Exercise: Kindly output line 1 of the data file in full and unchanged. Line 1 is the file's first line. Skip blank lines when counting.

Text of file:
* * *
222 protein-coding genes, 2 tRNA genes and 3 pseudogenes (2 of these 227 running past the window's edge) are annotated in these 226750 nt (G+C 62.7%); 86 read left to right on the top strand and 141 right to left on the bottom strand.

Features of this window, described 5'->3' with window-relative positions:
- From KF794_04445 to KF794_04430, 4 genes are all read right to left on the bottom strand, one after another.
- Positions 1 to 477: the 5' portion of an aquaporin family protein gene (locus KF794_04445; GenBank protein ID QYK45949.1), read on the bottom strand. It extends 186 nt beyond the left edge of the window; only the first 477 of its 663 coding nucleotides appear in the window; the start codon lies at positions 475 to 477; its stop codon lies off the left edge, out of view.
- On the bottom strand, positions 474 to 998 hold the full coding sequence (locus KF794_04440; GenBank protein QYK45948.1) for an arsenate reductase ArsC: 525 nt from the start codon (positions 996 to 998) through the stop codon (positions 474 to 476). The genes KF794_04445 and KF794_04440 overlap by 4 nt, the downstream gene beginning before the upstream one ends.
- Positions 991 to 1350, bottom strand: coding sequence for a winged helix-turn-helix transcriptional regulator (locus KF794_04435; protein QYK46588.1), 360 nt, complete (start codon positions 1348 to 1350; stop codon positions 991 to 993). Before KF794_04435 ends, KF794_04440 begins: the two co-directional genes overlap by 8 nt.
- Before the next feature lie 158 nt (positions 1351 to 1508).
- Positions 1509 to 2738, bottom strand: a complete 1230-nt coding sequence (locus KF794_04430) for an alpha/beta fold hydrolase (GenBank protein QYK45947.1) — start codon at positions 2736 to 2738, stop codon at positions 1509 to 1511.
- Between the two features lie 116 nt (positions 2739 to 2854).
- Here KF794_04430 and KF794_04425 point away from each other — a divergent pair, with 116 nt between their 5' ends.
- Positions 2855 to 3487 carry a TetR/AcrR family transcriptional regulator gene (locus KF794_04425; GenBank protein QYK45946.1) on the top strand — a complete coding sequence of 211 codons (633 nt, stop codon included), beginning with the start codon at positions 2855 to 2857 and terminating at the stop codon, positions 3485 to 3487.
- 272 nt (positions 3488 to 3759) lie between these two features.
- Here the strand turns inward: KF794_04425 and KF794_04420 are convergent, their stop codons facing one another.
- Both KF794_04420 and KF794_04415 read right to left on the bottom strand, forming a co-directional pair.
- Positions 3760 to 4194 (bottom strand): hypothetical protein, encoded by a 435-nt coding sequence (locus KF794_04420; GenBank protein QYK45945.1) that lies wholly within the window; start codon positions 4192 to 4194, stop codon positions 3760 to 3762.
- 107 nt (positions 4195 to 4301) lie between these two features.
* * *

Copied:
222 protein-coding genes, 2 tRNA genes and 3 pseudogenes (2 of these 227 running past the window's edge) are annotated in these 226750 nt (G+C 62.7%); 86 read left to right on the top strand and 141 right to left on the bottom strand.